Do you have a lot of experience with building such a configuration for a DFP? What is the angle that you use for the long, slanting entrance air hole/feeder hole? Can you elaborate a bit further on all of this, maybe with a drawing? I'm having trouble visualizing where this third hole is supposed to go. I'm not sure about packing wood with mud. What does that mean? Is that in the third hole? Does that stop the third hole from acting as a chimney? I like the idea of a long-lasting DFP, but I have a hard time wrapping my brain around what you are describing. Thanks in advance. :)
if your pit is 2 ft deep, with a long, slanting-entrance air-hole with a log in it, and with a third hole, about 30 degrees from vertical, for another log, you can get the Dakota pit to "gravity-feed" wood to itself for 2-3 hours, depending upon the wood composition and size, and depending upon whether or not you pack the wood with mud,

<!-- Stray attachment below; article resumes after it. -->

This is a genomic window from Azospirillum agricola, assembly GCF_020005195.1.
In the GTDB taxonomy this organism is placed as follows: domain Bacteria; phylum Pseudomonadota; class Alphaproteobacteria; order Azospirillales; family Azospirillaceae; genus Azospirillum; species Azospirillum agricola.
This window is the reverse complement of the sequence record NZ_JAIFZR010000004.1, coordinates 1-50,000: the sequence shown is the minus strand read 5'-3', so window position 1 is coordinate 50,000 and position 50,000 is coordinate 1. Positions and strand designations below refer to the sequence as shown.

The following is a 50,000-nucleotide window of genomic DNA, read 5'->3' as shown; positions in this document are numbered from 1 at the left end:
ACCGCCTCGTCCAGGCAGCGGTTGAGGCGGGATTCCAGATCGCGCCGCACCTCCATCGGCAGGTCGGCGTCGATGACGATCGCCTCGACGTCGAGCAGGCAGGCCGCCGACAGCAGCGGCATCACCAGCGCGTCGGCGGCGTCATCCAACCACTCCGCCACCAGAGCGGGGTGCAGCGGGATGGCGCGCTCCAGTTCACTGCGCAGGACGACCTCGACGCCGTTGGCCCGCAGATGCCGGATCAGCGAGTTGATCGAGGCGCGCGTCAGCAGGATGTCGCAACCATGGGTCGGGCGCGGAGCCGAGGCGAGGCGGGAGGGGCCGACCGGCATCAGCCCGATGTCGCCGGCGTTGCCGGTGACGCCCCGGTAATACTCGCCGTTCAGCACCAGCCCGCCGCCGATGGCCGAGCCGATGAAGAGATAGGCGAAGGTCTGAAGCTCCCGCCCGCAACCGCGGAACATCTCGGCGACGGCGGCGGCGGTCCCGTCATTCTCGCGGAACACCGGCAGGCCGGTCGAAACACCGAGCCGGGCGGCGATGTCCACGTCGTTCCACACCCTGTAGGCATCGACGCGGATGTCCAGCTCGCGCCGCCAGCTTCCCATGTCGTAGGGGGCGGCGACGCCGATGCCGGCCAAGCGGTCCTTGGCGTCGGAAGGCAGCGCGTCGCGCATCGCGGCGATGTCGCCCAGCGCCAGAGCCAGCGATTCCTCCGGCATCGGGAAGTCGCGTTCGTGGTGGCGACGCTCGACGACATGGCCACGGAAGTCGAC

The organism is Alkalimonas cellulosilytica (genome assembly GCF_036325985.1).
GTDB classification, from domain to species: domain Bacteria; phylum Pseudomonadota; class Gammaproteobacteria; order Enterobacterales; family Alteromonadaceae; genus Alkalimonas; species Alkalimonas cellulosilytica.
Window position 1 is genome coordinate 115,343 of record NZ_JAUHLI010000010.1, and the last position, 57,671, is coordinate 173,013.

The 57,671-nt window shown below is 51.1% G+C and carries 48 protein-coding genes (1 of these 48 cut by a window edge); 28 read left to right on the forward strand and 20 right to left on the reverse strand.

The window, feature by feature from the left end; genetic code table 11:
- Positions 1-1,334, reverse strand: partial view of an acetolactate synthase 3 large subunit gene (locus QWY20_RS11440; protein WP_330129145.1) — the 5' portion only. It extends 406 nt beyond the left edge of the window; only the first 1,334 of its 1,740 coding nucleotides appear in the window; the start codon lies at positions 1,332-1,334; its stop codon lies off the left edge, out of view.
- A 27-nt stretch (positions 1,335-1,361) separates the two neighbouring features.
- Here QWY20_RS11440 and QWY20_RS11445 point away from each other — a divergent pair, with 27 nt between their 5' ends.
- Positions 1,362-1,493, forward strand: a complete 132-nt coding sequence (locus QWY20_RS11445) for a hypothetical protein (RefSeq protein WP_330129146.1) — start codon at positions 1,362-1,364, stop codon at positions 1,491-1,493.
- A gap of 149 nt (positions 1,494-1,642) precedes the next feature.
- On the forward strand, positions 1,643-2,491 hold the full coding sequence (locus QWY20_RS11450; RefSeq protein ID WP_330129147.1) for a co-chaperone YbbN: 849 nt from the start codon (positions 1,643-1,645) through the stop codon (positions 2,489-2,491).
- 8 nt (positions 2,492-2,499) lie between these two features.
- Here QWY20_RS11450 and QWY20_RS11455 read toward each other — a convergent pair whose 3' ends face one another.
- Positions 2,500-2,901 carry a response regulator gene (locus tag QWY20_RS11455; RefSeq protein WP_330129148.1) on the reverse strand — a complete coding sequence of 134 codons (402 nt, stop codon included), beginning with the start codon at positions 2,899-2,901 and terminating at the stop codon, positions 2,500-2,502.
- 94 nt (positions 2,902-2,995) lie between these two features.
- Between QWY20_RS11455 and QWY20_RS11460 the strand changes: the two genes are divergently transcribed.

Yeah, I should have wrote that too. Actually I'm not 100% convinced those are socks!- at first glance, I thought they were fish! Ha Ha. I can see them being socks, but... they could be a lot of things with a drawing as poor as that. But if they were socks, who's to say that the survival dude or dudette didn't just mash up some soap root and wash em up nice and purdy smelling, and clean as a whistle. I probably still wouldn't hang them over the food though.
then looked at the picture again. Wow. That pic needs work. That don't look like a good Dakota to me at all.
One of the things they taught us in survival that increases a risk of forest fire is burying the embers. These can flare up days later and cause a wildfire.
is that the fire is/coals are properly out before reburying the hole. With a Dakota Fire Pit, this is easily done as a small amount of water can be concentrated on the coals in the relatively small pit. It should be stirred and water added until it is a mud of ash and no longer steaming.
Part of the idea of a well done Dakota pit is that you can rebury it, thus concealing your fire/dead coals, and thereby not leaving much of a trace.